A ‘new’monument: Chungshan Great Hall
By Richard Saunders, Special to The China Post
April 19, 2007, 12:00 am TWN
Until a few years ago, few places in Taiwan were as “off the beaten track” as Chungshan Great Hall(中山樓) in Yangmingshan(陽明山). And this despite the fact that it appears on the back of the NT$100 bill and is clearly visible from the main road between Taipei and Yangmingshan, on the right just before reaching the main bus terminus on the mountain.
Until the end of 2005, this was the site of National Assembly meetings and other high-level government events, national banquets and receptions for important foreign dignitaries, and was completely off-limits to the average citizen. Then, to everyone’s surprise, the barrier swung open to accept pre-booked groups a year or so ago.
Now, although it’s still not widely known, Chungshan Great Hall is open to individual visitors who turn up at the front barrier (just off the main road to Taipei). Walking past the guard hut, the wide approach road climbs gently beside a stream ducted through a concrete channel, carrying water from the hot spring in the grounds of the Great Hall.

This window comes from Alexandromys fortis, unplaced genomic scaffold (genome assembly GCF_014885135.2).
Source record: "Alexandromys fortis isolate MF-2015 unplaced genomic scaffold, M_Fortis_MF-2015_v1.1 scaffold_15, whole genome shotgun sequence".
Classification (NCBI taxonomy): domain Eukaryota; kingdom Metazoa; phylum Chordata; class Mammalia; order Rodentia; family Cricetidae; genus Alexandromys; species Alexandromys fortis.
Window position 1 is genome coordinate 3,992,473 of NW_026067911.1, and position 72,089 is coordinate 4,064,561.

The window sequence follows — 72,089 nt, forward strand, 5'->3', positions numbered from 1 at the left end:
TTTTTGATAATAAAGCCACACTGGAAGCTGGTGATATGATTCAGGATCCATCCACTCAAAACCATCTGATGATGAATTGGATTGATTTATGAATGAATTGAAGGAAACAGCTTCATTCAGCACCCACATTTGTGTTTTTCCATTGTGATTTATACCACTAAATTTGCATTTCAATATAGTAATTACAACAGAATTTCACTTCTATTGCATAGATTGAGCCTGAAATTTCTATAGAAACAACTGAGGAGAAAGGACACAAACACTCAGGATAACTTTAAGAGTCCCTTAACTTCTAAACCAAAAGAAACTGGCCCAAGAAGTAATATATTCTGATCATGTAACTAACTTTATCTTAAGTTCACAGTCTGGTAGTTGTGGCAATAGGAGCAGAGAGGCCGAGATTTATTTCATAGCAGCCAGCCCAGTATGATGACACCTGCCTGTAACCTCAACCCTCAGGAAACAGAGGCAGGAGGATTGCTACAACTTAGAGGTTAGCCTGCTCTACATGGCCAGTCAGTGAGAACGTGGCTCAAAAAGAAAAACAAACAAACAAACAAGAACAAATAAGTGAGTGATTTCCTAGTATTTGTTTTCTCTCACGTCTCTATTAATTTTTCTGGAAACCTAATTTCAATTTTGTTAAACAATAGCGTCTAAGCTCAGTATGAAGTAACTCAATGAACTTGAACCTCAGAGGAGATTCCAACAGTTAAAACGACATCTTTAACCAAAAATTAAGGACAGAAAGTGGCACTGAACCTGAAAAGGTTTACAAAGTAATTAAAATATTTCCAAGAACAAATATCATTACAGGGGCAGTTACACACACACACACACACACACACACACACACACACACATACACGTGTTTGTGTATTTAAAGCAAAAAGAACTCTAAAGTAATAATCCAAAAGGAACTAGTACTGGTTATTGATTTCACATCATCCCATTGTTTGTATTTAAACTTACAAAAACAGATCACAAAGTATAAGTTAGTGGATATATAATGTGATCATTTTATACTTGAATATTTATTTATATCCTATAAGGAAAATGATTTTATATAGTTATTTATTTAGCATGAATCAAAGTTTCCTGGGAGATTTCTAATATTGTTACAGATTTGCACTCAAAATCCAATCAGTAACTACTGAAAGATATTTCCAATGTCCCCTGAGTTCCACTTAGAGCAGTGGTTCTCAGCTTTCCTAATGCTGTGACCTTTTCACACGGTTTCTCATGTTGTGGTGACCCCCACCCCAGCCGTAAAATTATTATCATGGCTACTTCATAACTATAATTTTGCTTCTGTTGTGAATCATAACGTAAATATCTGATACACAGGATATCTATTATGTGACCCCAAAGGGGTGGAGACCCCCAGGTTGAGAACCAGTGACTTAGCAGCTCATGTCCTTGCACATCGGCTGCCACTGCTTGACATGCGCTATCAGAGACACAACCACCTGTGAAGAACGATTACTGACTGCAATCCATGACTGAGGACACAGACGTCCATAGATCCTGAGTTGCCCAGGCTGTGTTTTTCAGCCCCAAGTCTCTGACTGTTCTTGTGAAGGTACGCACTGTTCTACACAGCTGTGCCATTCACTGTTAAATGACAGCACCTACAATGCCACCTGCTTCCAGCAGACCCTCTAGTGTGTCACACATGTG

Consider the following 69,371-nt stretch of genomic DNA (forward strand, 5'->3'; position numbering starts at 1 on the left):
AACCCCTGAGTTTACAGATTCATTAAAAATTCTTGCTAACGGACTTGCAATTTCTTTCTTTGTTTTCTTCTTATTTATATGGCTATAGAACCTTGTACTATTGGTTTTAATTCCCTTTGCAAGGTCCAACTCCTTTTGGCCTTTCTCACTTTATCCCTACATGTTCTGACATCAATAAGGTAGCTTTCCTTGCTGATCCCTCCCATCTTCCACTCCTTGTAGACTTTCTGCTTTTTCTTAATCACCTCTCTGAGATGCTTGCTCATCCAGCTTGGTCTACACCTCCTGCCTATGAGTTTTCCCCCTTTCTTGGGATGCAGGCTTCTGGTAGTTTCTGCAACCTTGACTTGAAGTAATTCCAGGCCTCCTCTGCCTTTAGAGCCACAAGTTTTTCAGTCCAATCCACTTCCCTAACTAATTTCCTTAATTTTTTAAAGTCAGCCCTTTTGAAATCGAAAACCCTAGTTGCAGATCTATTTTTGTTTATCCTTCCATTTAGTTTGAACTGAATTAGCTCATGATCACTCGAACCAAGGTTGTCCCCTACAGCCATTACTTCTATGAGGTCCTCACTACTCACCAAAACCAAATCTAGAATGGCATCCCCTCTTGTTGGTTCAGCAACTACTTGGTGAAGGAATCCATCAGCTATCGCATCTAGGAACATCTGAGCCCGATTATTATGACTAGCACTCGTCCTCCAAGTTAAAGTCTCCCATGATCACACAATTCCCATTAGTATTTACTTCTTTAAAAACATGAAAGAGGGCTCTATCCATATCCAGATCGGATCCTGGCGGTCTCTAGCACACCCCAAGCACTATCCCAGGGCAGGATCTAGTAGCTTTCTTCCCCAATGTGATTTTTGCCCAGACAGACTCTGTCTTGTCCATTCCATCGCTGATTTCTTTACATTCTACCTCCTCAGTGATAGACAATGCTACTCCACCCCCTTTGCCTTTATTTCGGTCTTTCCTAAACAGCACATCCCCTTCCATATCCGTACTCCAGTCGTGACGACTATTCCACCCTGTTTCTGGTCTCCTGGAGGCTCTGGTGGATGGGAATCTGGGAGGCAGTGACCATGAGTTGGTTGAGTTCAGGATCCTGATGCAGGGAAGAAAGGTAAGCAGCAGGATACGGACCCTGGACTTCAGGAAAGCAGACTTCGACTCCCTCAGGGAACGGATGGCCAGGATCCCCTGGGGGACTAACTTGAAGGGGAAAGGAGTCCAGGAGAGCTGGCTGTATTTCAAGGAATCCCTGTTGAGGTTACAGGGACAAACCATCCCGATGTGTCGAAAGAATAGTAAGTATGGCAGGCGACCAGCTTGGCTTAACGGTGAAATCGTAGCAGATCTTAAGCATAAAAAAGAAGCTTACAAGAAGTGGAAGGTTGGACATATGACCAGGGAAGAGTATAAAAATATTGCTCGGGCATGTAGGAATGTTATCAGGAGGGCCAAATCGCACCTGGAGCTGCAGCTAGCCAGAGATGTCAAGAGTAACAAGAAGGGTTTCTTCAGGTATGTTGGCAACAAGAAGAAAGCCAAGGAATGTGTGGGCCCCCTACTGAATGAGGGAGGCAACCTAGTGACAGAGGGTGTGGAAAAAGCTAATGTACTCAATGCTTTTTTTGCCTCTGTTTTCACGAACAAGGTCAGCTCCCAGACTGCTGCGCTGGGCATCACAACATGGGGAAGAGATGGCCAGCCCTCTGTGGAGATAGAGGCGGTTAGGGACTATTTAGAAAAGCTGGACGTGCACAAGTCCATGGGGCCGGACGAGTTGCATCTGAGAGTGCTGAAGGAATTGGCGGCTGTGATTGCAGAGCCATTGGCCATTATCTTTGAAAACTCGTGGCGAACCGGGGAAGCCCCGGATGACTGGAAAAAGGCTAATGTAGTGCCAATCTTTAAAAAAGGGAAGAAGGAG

The smell of sulfur already hangs in the air and becomes stronger as the huge edifice draws close. Finally the road widens into a parking area in front of the building itself, and steps lead up to the main entrance below the great dome. This place is huge!
Chungshan Great Hall, founded in 1965 to commemorate the centenary of Sun Yat-sen’s birth, might not be an old building, but it’s quite an astonishing one — in several ways. Firstly there’s the little fact that it was completed in just thirteen months, by a taskforce of 1,200 retired soldiers who’d fled to Taiwan with the nationalist army in 1949.
Looking at the speed in which modern apartment blocks are built these days this might not seem especially eye-opening, but walk up the steps and enter this vast, palatial structure and it seems amazing it didn’t take twice as long. Also, the architect was (extraordinarily for those days) a woman, Ms. Xiu Ze-lan(修澤蘭).
The location of the Great Hall, at the foot of Seven Star Mountain, was carefully selected for its exceptional feng shui. The fact that a sulfur well lies directly under the selected spot was no deterrent: the workers went ahead and built the hall right on top anyway, and the concrete was sealed with asphalt to protect it from the corrosive effects of the sulfur fumes.
To this day, the Great Hall remains one of very few buildings in the world built directly atop a sulfur vent. As if this wasn’t enough, the ground on which the hall stands is half granite and half soft earth, which is prone to subsidence.
Tours of the hall’s interior all stop at the visible line along the floor at the bottom of the stairs marking the boundary between the two, and docents point out that, even during the great earthquake of 1999, the Hall suffered no damage.
Entering the Great Hall (visitors actually get to use the main entrance), a statue of Sun Yat-sen stands in the middle of the circular entry hall, with one hundred steps ascending behind to the second floor.